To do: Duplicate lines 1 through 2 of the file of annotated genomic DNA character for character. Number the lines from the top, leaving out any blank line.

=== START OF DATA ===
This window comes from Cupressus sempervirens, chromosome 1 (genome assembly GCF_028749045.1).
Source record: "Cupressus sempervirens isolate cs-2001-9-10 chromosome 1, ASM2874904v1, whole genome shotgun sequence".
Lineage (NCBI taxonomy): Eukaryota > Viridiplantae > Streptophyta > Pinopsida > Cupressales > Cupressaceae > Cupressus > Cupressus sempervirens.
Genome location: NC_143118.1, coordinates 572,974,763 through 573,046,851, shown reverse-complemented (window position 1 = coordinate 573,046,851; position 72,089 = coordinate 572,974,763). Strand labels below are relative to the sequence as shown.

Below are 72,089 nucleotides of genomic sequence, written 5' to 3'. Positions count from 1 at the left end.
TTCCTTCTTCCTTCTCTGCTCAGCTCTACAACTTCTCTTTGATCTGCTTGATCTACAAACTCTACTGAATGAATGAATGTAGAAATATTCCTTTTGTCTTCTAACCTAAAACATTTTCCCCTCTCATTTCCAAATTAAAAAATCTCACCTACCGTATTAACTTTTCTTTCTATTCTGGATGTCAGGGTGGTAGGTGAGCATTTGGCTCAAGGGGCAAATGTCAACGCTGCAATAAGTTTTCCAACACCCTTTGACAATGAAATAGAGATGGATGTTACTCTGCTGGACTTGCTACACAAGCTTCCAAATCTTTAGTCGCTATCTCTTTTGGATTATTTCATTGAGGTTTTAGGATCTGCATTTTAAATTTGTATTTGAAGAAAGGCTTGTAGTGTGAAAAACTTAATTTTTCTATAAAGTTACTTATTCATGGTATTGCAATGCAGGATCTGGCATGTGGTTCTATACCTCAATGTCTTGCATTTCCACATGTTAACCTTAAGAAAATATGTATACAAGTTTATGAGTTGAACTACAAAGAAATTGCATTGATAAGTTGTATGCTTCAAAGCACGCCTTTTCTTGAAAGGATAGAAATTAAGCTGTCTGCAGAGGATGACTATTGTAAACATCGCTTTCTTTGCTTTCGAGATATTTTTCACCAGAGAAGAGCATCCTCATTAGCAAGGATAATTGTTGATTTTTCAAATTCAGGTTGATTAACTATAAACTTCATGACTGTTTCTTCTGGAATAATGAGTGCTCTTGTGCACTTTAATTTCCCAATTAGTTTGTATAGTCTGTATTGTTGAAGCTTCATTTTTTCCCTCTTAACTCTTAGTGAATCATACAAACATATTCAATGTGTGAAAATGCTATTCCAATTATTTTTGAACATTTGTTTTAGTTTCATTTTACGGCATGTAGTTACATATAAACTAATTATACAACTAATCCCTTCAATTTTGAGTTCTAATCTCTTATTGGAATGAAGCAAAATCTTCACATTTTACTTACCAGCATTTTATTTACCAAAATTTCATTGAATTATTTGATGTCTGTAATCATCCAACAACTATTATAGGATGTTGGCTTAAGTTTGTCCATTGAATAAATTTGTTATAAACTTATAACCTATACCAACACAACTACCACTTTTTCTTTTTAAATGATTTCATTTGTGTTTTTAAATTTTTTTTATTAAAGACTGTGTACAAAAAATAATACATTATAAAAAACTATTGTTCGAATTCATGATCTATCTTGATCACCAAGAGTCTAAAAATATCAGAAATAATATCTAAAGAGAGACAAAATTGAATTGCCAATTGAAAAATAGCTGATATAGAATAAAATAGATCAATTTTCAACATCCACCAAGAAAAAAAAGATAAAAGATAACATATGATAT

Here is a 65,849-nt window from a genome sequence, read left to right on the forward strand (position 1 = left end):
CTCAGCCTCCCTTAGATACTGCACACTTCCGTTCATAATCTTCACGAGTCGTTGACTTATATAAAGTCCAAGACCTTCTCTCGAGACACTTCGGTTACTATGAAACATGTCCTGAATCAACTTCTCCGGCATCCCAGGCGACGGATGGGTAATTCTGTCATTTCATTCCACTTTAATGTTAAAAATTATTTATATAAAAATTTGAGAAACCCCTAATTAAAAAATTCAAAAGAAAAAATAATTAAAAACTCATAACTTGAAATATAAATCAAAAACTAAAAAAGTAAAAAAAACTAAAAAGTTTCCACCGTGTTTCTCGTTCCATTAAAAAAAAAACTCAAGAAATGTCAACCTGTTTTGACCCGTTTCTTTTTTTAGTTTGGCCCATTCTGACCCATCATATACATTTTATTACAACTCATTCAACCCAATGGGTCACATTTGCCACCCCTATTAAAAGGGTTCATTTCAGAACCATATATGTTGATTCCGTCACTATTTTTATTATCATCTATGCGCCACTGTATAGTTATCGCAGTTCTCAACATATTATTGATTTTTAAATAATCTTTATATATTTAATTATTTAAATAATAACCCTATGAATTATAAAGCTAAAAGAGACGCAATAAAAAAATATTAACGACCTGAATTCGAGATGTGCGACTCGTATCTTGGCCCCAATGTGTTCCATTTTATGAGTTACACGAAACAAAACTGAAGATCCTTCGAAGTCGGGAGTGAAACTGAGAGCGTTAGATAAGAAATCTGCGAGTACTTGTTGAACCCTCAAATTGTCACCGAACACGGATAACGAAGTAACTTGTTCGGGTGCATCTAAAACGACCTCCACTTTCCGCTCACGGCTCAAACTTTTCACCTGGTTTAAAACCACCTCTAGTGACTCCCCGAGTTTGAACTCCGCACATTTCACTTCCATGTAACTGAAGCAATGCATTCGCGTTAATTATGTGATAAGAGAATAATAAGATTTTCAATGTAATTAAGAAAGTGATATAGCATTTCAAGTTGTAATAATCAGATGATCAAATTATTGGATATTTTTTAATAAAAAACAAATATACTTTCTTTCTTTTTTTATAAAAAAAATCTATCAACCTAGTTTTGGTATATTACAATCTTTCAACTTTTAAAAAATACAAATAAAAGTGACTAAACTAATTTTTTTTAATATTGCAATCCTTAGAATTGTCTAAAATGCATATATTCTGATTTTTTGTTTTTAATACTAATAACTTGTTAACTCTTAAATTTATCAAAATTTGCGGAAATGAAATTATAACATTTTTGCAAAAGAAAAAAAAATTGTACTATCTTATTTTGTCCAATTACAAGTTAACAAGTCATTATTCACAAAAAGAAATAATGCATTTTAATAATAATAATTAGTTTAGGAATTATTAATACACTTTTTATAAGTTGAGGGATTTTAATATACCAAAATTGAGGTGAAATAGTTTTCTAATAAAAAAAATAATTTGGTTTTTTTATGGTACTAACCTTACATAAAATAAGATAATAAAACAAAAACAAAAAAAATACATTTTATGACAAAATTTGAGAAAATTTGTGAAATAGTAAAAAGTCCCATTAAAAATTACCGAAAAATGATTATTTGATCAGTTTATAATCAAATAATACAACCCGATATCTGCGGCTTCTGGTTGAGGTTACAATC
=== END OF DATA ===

This window comes from Cupressus sempervirens, chromosome 1 (genome assembly GCF_028749045.1).
Source record: "Cupressus sempervirens isolate cs-2001-9-10 chromosome 1, ASM2874904v1, whole genome shotgun sequence".